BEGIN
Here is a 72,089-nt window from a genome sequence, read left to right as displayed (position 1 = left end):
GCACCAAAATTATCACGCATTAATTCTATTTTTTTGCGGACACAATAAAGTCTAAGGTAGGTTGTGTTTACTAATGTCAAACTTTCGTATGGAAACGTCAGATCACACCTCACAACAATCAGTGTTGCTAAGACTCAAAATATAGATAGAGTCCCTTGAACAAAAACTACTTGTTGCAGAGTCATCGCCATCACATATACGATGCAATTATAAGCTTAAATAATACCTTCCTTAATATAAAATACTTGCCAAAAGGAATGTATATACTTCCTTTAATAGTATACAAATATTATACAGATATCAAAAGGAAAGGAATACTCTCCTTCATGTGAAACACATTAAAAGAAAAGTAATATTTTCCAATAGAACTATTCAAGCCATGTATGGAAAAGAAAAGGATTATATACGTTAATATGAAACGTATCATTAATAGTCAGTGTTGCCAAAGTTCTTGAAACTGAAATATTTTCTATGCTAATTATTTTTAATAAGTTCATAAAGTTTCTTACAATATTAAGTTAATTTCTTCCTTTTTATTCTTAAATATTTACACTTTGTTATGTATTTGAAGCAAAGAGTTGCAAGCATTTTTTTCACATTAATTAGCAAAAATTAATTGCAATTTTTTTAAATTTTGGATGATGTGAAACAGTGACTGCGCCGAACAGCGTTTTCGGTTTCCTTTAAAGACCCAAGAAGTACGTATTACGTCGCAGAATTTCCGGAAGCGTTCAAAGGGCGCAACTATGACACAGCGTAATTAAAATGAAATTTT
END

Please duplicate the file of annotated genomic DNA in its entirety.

Here is a 72,089-nt window from a genome sequence, read left to right as displayed (position 1 = left end):
GCACCAAAATTATCACGCATTAATTCTATTTTTTTGCGGACACAATAAAGTCTAAGGTAGGTTGTGTTTACTAATGTCAAACTTTCGTATGGAAACGTCAGATCACACCTCACAACAATCAGTGTTGCTAAGACTCAAAATATAGATAGAGTCCCTTGAACAAAAACTACTTGTTGCAGAGTCATCGCCATCACATATACGATGCAATTATAAGCTTAAATAATACCTTCCTTAATATAAAATACTTGCCAAAAGGAATGTATATACTTCCTTTAATAGTATACAAATATTATACAGATATCAAAAGGAAAGGAATACTCTCCTTCATGTGAAACACATTAAAAGAAAAGTAATATTTTCCAATAGAACTATTCAAGCCATGTATGGAAAAGAAAAGGATTATATACGTTAATATGAAACGTATCATTAATAGTCAGTGTTGCCAAAGTTCTTGAAACTGAAATATTTTCTATGCTAATTATTTTTAATAAGTTCATAAAGTTTCTTACAATATTAAGTTAATTTCTTCCTTTTTATTCTTAAATATTTACACTTTGTTATGTATTTGAAGCAAAGAGTTGCAAGCATTTTTTTCACATTAATTAGCAAAAATTAATTGCAATTTTTTTAAATTTTGGATGATGTGAAACAGTGACTGCGCCGAACAGCGTTTTCGGTTTCCTTTAAAGACCCAAGAAGTACGTATTACGTCGCAGAATTTCCGGAAGCGTTCAAAGGGCGCAACTATGACACAGCGTAATTAAAATGAAATTTT